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In a persuasive right of reply to the Statement made by U.S Under Secretary of State, Maria Otero, Sri Lanka’s Ambassador/Permanent Representative Tamara Kunanayakam warned the Human Rights Council that the hypocrisy and double standards displayed by the United States in its treatment of countries such as Sri Lanka would, if encouraged, gravely affect the credibility of the Council and undermine its legitimacy.
She regretted that the Under Secretary had thought it fit to unilaterally develop and set forth values that would guide the workings of the Council, departing from its founding principles of universality, impartiality, objectivity and non selectivity.
Reacting to the Under Secretary’s claim that the international community had to wait nearly three years for action, and insinuations that the LLRC recommendations will not be implemented unless action ‘now’ is taken by the Council, Ambassador Kunanayakam wondered at the impatience of the United States. Only two and a half months had elapsed since the release of the LLRC report and barely three years since the end of a thirty year war against terrorism and separatism. She regretted that the significant action undertaken by the Government had been ignored, although widely recognised and commended by the international community.
The U.S did not exercise its right of reply to Ambassador Kunanayakam’s statement.
Full Text of Statement:
I am exercising my right of reply to the comments made by the EU and the US Under Secretary of State Maria Otero.
It is regretted that, in her statement, the US Under Secretary of State has thought it fit to unilaterally develop and set forth values that would guide the workings of this Council, departing from its founding principles namely; universality, impartiality, objectivity and non selectivity.
This intentional departure aims to legitimise the politicization of this Council and justifies its approach in treating countries such as Sri Lanka.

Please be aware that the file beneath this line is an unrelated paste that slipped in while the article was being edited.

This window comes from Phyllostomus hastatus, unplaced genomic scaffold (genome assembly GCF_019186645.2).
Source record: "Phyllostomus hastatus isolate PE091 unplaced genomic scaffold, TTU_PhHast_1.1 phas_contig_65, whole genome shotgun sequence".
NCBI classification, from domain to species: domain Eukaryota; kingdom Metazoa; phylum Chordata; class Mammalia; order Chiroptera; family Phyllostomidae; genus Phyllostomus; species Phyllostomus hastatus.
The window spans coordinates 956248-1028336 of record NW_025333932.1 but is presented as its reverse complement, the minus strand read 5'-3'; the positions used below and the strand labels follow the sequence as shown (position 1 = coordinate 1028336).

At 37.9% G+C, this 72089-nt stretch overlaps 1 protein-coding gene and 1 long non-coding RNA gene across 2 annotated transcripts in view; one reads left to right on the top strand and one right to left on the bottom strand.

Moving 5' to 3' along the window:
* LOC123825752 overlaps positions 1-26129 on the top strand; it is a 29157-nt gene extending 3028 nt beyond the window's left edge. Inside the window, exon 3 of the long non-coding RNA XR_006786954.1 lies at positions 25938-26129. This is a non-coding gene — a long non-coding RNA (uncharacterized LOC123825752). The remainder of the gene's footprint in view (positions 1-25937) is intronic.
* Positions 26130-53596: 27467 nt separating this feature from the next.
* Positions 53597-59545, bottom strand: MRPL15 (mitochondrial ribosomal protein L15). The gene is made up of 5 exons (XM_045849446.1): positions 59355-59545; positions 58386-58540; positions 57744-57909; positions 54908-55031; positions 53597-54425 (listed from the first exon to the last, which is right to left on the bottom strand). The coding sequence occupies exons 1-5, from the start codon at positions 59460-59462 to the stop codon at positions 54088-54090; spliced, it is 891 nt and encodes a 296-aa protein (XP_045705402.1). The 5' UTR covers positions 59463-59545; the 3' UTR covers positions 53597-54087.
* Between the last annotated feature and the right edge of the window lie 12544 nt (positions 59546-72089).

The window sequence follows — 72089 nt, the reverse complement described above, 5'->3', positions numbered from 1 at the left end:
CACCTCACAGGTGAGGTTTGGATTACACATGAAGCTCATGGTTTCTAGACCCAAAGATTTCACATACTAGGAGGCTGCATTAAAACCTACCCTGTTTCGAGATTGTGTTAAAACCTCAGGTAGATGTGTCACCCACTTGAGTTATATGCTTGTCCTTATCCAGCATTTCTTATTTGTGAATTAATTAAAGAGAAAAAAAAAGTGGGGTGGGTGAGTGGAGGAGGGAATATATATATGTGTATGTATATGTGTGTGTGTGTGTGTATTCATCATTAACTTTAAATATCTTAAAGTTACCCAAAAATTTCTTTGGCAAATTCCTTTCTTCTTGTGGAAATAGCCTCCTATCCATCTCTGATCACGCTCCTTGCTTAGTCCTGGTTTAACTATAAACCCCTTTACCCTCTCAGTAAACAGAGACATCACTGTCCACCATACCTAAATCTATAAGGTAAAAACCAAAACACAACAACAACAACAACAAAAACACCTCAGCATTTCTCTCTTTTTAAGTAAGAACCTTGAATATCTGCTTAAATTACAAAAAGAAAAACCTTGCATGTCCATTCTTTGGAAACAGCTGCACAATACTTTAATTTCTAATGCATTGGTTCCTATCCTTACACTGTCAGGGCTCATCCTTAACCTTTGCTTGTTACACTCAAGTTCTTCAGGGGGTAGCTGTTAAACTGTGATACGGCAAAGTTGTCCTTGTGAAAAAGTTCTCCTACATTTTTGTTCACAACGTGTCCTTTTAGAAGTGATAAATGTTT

Regrettably, the Under Secretary of State has failed to take cognizance of the significant actions taken by the Government of Sri Lanka since the end of the conflict, actions that have been widely recognised and commended by the international community.
Moreover, in the very short span of time, less than 3 months since the release of the LLRC report, the Government has already commenced implementation of the recommendations through its domestic institutions and mechanisms.
Significant progress has been made in implementing many of the recommendations of its domestic mechanism. Emergency regulations have been repealed, over 1200 detainees have been released, all but one detention centre has been closed, less than 300 of the more than 11,000 ex combatants that surrendered have been rehabilitated and reintegrated into society, and over 95% of nearly 290,000 IDPs have been resettled.
Significant progress has also been made in addressing land issues, implementing the Trilingual Policy, scaling down of high security zones, demining, and rehabilitation of child soldiers. With regard to accountability, two Courts of Inquiry and a Board of Inquiry have been established by the Army and Navy, respectively. A time-bound National Human Rights Action Plan, which has many synergies with the LLRC, has commenced implementation in a structured manner.
The UPR is the appropriate mechanism to discuss progress made in the promotion and protection of human rights of all countries. Sri Lanka will be presenting its report during the second cycle of the UPR in October this year.
Only two and a half months from the publication the LLRC report and three years from the end of a thirty year war against terrorism and separatism, the United States appears to be impatient!
The hypocrisy and double standards thus displayed would, if encouraged, gravely affect the credibility of the Council and undermine its legitimacy.